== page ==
Deadpool may be known for its meta-humor but Captain Marvel apparently knows how to poke fun at itself too. A promotional site for the upcoming Marvel cinematic universe film authentically models itself after the terrible websites that populated the earliest days of the World Wide Web.
The Captain Marvel site has it all: star wallpaper, animated gifs, rainbow Comic Sans, barely legible red-on-green font, and a non-functional guestbook. The gag will look familiar to those who saw the Internet stumble awkwardly into its current sleek and polished form. To those youngsters who don't remember this era: yes, it really was like this.
For all of its silliness, the site does function too. It hosts the trailer, a brief explanation of Captain Marvel and the Kree, and a link to buy tickets. A pop-up image even lets you get in on the fun of punching an old lady.
One of the most buzzed-about topics in games in recent years has been and continues to be cross-play. Now, one prominent developer has spoken up to talk about the benefits of allowing players on competing systems to play together. Stew Chisam, the CEO of Smite and Paladins developer Hi-Rez, outlined some of the benefits of cross-play in a post on Twitter.
For Paladins, which supports cross-play between Xbox One and Nintendo Switch, Chisam said overall match quality is improved thanks to cross-play. Wait-times for matches is down 30 percent, while the quality of matches is better because the level spread is down 40 percent. In all, Hi-Rez is reportedly seeing an 80 percent reduction in what it calls "bad" matches.
Anyone who has played a ranked multiplayer game knows how frustrating it can be when you're matched with players who have a much higher skill level, so it's good to see the statistics seemingly indicate that cross-play helps improve things. Whether or not other games see these results remains to be seen.
After years of development and multiple delays, Microsoft's next big exclusive, Crackdown 3, launches this week--and you can play it for only $1 if you meet a few requirements.
As a first-party game, Crackdown 3 is free for Xbox Game Pass subscribers. And right now, Microsoft is offering a one-month Xbox Game Pass trial for only $1. The catch is that you need to be a new subscriber to enjoy the savings.
Xbox Game Pass already has "millions" of subscribers, but if you're not among them, right now seems to be a good time to jump in. You can sign up for Xbox Game Pass on the Xbox website or through your console.
Throughout its nine seasons, The Walking Dead has been known just as much for its charismatic and over-the-top villains as it has for the zombie apocalypse it's set in. With the newest big bad, though, those two things are blended together to create something pretty terrifying.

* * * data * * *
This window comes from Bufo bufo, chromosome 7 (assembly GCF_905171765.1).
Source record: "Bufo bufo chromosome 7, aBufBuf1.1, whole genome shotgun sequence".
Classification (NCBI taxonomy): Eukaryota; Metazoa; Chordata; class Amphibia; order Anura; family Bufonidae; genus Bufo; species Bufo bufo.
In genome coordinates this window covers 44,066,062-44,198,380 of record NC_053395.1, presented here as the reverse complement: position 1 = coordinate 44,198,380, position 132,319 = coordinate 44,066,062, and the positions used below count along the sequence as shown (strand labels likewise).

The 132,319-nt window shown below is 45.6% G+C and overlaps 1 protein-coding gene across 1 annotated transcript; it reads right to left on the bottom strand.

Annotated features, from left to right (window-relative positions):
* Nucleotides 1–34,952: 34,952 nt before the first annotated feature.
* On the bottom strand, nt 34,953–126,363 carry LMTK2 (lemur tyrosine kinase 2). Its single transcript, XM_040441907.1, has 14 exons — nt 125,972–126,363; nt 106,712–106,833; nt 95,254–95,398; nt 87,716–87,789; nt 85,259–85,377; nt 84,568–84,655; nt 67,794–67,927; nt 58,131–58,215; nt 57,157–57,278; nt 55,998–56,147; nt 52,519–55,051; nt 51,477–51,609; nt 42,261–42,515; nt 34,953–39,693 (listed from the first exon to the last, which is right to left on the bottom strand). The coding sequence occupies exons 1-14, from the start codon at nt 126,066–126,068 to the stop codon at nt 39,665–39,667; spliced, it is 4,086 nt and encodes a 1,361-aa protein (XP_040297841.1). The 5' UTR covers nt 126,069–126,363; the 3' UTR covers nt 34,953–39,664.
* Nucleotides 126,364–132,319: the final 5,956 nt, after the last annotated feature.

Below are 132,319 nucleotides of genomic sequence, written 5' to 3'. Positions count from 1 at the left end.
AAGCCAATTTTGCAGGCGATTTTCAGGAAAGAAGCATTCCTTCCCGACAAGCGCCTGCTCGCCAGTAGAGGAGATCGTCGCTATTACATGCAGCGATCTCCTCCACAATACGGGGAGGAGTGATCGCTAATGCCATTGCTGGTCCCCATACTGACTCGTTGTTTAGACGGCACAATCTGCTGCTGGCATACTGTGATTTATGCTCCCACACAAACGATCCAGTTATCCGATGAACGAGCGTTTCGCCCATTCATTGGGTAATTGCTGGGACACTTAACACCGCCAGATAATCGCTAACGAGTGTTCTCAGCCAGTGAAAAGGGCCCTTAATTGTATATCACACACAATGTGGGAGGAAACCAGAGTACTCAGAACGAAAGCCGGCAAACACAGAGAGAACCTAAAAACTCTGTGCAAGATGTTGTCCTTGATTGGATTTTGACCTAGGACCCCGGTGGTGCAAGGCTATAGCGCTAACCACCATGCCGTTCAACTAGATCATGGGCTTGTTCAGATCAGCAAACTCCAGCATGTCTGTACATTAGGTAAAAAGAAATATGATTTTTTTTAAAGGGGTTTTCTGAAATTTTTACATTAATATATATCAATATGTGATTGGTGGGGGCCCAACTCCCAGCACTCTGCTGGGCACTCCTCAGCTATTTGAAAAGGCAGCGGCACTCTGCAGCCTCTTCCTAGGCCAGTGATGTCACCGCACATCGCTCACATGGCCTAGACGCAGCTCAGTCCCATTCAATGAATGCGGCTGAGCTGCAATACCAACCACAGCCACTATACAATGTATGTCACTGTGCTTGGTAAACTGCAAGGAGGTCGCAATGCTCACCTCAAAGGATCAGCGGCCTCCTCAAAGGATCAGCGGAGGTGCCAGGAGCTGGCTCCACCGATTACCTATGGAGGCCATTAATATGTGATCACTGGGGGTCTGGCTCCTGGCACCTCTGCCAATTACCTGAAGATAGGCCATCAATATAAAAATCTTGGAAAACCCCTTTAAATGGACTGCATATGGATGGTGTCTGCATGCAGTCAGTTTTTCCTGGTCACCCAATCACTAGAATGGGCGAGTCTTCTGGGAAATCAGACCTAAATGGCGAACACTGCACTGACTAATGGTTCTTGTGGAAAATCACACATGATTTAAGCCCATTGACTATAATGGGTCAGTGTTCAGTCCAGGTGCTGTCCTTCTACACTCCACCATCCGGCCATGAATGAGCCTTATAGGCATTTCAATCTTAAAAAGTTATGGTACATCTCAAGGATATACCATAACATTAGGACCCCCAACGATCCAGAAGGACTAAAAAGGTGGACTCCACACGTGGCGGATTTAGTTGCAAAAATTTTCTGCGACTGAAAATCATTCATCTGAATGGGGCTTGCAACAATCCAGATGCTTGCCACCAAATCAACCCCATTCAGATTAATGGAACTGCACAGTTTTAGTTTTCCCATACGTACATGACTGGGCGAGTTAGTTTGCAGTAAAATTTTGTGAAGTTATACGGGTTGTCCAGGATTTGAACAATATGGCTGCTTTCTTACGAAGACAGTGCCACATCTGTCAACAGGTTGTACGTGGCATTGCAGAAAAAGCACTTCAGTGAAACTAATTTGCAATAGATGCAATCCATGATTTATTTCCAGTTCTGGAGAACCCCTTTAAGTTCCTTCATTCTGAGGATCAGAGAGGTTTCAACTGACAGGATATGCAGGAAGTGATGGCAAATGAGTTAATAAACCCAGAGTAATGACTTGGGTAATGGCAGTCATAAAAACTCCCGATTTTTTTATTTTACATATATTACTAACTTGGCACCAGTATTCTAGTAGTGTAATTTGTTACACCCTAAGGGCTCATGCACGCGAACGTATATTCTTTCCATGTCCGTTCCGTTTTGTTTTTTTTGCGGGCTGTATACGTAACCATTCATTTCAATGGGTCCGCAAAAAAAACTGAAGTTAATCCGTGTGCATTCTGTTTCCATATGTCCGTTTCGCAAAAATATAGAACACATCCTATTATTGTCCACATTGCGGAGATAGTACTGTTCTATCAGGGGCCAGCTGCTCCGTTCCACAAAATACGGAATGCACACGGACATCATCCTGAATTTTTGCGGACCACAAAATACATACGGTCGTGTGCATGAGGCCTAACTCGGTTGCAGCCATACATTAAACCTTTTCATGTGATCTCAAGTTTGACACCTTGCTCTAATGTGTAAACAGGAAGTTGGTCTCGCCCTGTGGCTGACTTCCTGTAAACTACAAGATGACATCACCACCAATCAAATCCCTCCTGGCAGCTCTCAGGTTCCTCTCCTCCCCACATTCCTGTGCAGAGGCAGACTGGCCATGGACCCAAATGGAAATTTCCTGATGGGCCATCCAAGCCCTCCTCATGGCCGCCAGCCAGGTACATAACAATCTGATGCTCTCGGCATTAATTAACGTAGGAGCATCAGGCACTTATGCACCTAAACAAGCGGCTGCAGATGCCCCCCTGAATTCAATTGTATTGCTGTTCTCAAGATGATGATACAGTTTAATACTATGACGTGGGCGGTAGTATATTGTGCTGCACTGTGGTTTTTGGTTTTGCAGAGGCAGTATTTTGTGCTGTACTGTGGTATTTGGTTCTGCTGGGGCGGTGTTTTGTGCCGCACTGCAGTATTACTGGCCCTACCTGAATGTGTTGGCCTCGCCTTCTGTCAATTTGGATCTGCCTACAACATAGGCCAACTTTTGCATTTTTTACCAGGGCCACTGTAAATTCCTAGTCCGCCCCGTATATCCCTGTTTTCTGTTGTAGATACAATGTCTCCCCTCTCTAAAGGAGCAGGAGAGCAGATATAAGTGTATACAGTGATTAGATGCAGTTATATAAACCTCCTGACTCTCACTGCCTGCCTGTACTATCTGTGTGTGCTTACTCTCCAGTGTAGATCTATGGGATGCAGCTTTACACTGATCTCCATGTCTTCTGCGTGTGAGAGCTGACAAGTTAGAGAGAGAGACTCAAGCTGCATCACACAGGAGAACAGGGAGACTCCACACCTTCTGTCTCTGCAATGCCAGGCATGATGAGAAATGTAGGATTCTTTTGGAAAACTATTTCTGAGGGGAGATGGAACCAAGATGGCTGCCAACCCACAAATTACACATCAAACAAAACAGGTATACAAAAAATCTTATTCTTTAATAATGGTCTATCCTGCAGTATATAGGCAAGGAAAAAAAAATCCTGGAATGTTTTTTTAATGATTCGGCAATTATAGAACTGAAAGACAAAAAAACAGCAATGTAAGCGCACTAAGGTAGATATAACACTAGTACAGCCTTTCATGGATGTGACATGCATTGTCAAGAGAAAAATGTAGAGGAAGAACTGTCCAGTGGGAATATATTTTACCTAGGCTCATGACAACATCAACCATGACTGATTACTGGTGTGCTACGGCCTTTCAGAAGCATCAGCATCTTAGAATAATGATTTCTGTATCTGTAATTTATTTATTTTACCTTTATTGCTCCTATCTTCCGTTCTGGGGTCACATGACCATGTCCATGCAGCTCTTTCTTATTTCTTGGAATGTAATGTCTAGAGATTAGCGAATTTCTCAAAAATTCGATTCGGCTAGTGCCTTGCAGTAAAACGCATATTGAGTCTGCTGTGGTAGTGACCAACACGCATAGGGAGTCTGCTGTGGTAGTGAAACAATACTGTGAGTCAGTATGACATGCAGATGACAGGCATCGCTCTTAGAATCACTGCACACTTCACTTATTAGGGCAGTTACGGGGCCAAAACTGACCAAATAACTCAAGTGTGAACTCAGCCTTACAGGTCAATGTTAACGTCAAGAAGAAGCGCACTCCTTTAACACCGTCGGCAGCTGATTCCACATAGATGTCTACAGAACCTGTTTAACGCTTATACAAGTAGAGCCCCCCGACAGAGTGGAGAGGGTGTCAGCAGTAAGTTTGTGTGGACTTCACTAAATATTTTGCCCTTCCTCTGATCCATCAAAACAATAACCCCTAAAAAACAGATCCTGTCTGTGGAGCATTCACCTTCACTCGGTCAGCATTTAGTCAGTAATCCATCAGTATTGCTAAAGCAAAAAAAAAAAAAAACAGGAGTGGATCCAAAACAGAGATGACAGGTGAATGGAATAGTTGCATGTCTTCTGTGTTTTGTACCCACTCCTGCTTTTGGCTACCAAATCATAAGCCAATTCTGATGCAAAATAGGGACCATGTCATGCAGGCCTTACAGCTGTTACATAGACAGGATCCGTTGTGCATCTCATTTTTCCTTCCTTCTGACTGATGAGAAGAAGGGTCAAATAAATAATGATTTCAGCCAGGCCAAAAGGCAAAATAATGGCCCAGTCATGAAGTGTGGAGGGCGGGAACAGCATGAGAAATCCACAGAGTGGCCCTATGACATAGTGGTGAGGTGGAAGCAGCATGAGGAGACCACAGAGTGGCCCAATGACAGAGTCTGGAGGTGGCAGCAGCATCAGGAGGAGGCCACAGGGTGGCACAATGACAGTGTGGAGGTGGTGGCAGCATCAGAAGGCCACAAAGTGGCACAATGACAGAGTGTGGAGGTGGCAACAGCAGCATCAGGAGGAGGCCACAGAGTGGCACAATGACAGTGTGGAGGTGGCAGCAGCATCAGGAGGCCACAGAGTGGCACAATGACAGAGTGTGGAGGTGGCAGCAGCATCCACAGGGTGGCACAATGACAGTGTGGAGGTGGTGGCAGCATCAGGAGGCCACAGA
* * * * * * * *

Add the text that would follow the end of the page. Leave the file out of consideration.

The Whisperers is a group within The Walking Dead that survives by wearing skin suits made from walkers and blending in with the undead as they roam what's left of the country. It's a storyline and group of characters pulled right from the pages of the Walking Dead comics and, as GameSpot learned during a visit to the AMC show's set, adapting it for TV was no easy task.
It was a hot day in September when I headed outside of Atlanta, where the series films, to get my first look at the Whisperers. Along with other members of the press, we wandered through a big open field in the sweltering heat, walking by groups of extras and actors wearing zombie masks, rather than the typical makeup and prosthetics you see on the series.
Since its debut at E3 2018, the developers behind the The Division 2 have focused on the sequel's endgame. It's a recurring topic for many online looter-shooters such as Destiny and Anthem, as it's often seen as the make-or-break point for a game's long term success. That's something the developers of the original Division know all too well. Players who finished its vanilla campaign inevitably hit a slump, leading to a repetitive cycle. Ubisoft eventually overhauled much of the game's mechanics and added in new encounters--leading to an impressive post-launch life for The Division. However, many players still burned out by the original release missed out on the revival once other games came around.
With the sequel, Ubisoft is taking steps to ensure that it won't fall into the same traps as the original, while also giving the campaign a greater sense of purpose. We recently spent some time getting an early look at the game's upcoming private beta--playable February 7-10--which offers a tease for what's to come in the early hours of the campaign and the late-game content that follows. After you've established yourself in The Division 2's turbulent setting of post-outbreak Washington D.C. during the campaign, things take a more chaotic turn after the conclusion, forcing you to defend what you've built up in the expanded endgame.